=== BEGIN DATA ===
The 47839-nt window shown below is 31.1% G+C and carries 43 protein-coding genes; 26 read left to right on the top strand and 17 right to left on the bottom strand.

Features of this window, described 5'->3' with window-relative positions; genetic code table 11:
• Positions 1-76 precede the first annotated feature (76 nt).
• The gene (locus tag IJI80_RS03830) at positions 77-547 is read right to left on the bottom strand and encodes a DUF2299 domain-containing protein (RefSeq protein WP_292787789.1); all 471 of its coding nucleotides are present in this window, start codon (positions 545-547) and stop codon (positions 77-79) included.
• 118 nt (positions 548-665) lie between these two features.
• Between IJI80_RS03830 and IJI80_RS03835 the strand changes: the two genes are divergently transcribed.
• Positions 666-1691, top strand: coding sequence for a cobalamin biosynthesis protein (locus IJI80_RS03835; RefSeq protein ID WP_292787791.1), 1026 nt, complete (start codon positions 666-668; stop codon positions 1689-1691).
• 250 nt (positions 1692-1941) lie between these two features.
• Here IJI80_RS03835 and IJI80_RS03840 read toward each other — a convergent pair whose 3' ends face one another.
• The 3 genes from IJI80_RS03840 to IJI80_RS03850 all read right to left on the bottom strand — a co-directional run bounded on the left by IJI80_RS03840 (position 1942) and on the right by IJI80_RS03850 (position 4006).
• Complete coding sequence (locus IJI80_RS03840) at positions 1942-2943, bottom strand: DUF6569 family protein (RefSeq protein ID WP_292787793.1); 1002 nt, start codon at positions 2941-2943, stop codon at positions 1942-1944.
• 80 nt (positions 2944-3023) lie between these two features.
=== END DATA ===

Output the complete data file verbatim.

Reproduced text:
The 47839-nt window shown below is 31.1% G+C and carries 43 protein-coding genes; 26 read left to right on the top strand and 17 right to left on the bottom strand.

Features of this window, described 5'->3' with window-relative positions; genetic code table 11:
• Positions 1-76 precede the first annotated feature (76 nt).
• The gene (locus tag IJI80_RS03830) at positions 77-547 is read right to left on the bottom strand and encodes a DUF2299 domain-containing protein (RefSeq protein WP_292787789.1); all 471 of its coding nucleotides are present in this window, start codon (positions 545-547) and stop codon (positions 77-79) included.
• 118 nt (positions 548-665) lie between these two features.
• Between IJI80_RS03830 and IJI80_RS03835 the strand changes: the two genes are divergently transcribed.
• Positions 666-1691, top strand: coding sequence for a cobalamin biosynthesis protein (locus IJI80_RS03835; RefSeq protein ID WP_292787791.1), 1026 nt, complete (start codon positions 666-668; stop codon positions 1689-1691).
• 250 nt (positions 1692-1941) lie between these two features.
• Here IJI80_RS03835 and IJI80_RS03840 read toward each other — a convergent pair whose 3' ends face one another.
• The 3 genes from IJI80_RS03840 to IJI80_RS03850 all read right to left on the bottom strand — a co-directional run bounded on the left by IJI80_RS03840 (position 1942) and on the right by IJI80_RS03850 (position 4006).
• Complete coding sequence (locus IJI80_RS03840) at positions 1942-2943, bottom strand: DUF6569 family protein (RefSeq protein ID WP_292787793.1); 1002 nt, start codon at positions 2941-2943, stop codon at positions 1942-1944.
• 80 nt (positions 2944-3023) lie between these two features.